Cryoconcentration is harvesting the fruits late in season and pressing the fresh juice which is left to freeze. Cryoextraction is a traditional method similar to the one used to produce ice wine. Apples are left on the trees until the end of January. In either method, the concentrated (but non-fermented) cider is higher in sugar and in apple taste than 'regular' cider. This is in contrast with beer world, where Eisbock and similar styles are created by freezing fermented beer.
I'm going with a variation on cryoextraction. I bought five gallons of frozen cider from Minea Farms in Redmond. They typically have five or six varieties of cider, in a mix of fresh and frozen. I got two gallons of Golden Russet, two gallons of Pink Lady and one gallon of Honey Crisp.The idea is that the sugary part of the cider will thaw faster than the watery part, so I can drain concentrated cider from the partially frozen gallon jugs.
What I hope to end up with is more or less Cidre de Glace: "Drinks produced by the fermentation of apple juice, which must have a concentration of sugar before fermentation made solely by the natural cold of at least 30 Brix and whose product has a residual sugar content of at least 130 grams per liter. Finally, the alcohol will be obtained over 7% and less than 13% alcohol by volume." The problems with making authentic Cidre de Glace is that I need my own orchard and cider press. And I can't cheat by adding apple juice concentrate... which I will probably need to do to get to my desired OG.
Time for some brew math. 30 Brix is approximately 1.130OG. Apple juice is typically somewhere in the neighborhood of 12.6 Brix or about 1.051OG. You can calculate Brix from the grams of sugar. 1 gr per 100 ml is one Brix. To get from 12.6 to 30, I need to concentrate each gallon to .42 gallon. And that's just the bottom end of the range, which will yield two gallons of ice cider from my five gallons of regular cider. If I collect all the sugar from one gallon into 1/3 gallon, I'll come in at around 37 Brix for just over 1 1/2 gallons of ice cider. But I know I'll never be able to get all the sugar as long as I leave some of the ice behind. I'm beginning to understand why Cidre de Glace is expensive.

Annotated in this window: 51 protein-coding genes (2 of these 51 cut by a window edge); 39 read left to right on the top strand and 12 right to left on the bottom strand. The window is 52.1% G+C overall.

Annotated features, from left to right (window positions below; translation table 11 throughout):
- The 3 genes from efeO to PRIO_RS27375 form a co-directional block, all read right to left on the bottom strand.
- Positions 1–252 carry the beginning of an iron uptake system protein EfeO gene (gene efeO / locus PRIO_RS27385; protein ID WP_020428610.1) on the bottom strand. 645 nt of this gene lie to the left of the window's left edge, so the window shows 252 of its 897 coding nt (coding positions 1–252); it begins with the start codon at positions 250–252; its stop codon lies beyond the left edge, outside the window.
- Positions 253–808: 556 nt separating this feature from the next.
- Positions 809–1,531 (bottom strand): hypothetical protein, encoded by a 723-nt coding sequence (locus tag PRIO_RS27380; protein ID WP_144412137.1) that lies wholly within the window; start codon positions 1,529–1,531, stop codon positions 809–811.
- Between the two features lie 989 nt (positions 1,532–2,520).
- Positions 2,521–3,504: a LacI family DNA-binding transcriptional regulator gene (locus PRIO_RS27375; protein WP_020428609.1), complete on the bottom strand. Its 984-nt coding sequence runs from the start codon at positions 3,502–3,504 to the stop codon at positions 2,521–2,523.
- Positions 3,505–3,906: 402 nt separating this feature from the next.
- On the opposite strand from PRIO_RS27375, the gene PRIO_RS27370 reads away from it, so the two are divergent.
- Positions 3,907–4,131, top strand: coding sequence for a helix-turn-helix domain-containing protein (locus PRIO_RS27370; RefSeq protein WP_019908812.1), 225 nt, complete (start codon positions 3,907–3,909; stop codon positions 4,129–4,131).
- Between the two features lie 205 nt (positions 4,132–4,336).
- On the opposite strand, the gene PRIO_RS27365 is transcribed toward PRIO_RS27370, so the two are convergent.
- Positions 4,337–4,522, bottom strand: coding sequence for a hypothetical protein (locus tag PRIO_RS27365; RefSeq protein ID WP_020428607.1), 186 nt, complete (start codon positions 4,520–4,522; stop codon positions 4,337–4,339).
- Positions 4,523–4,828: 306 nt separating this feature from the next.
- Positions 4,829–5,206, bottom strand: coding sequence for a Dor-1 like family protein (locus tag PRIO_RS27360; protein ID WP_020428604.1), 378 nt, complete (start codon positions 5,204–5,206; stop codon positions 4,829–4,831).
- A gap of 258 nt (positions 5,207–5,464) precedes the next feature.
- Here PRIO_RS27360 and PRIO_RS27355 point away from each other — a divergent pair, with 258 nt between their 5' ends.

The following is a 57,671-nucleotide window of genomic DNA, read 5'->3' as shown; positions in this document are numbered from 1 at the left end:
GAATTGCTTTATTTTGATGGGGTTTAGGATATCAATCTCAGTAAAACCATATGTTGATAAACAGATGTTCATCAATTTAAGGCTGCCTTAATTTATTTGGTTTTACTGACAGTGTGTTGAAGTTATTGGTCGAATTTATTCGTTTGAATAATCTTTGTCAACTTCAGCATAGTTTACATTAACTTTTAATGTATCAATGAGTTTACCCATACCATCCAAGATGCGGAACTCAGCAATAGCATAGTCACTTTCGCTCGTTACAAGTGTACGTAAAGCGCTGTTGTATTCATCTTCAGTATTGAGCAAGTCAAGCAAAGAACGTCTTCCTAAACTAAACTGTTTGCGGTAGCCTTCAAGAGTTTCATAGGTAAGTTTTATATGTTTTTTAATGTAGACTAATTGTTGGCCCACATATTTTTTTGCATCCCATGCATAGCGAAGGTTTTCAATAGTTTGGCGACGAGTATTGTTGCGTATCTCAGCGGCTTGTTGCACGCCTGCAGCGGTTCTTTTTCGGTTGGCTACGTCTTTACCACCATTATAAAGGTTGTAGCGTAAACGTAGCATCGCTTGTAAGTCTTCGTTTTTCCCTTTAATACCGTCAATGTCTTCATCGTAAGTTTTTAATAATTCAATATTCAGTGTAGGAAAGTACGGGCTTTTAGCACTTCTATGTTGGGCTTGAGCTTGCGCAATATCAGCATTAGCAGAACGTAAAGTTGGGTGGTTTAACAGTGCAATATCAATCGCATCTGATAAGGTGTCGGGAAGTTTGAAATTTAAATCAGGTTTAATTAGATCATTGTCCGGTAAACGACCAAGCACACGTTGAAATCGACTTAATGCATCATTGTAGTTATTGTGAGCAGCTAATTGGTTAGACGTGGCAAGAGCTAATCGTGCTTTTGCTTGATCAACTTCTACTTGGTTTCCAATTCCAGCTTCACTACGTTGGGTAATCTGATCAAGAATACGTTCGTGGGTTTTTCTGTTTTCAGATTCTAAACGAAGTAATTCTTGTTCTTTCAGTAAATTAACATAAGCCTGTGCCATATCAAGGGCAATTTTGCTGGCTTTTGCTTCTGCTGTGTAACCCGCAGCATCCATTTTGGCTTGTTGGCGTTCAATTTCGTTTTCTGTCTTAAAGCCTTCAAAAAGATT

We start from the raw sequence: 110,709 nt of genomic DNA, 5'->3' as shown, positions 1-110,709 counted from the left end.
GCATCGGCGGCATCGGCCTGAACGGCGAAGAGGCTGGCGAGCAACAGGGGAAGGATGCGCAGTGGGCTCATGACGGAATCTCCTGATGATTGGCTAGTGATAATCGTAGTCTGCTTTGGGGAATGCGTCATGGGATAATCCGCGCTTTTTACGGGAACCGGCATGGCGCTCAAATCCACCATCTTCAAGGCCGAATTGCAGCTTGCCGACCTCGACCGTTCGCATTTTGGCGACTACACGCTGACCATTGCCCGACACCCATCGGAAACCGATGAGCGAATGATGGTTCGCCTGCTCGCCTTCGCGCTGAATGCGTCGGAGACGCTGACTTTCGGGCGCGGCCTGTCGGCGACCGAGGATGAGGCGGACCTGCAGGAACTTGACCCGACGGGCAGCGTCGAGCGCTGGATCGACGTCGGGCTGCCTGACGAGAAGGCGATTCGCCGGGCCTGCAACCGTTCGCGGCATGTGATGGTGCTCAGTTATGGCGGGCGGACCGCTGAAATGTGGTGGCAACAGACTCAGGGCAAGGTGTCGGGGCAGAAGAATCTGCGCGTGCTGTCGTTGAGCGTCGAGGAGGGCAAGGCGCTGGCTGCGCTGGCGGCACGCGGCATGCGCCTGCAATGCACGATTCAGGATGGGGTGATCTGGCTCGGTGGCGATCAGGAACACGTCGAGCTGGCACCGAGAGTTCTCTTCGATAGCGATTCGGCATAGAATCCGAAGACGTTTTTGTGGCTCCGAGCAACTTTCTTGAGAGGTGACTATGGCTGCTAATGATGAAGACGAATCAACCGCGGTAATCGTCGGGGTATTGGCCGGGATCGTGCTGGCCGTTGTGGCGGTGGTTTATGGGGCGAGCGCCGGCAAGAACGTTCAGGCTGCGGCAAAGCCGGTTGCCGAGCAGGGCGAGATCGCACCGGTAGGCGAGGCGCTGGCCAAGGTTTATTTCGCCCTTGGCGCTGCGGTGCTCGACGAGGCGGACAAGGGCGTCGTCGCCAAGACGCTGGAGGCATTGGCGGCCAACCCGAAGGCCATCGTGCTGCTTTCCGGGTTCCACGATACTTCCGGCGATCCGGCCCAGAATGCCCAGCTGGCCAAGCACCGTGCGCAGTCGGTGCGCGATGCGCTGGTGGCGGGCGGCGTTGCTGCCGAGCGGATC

Here's my high-tech cryoconcentration apple cider apparatus:
I took some scraps of wood to build a rack that holds the gallons of frozen cider upside down. The openings of the sanitized juice bottles below are slightly larger that the openings of the cider jugs, so they catch everything that drips out. Now I just need to monitor them to make sure I don't let the cider melt for too long.
I was expecting that I might need to back-fill with frozen apple cider concentrate. This would clearly be cheating in the Cidre de Glace world, but I won't be selling it so things should work out just fine. What I wasn't expecting is how much frozen apple cider I would need.
If you recall that the Brix of cider should be 12.6 or higher, my extracted cider came in at about 25 Brix, so I had just about doubled the gravity. The problem is that I need to be at 30 Brix for Ice Cider. I'll need to add enough frozen apple cider concentrate to bring it up to 30. To do that I'm going to need 72 ounces, or six cans:
72oz @ 44 Brix = 3168 200oz @ 25 Brix = 5000 ------ ------- 272oz @ 30 Brix = 8168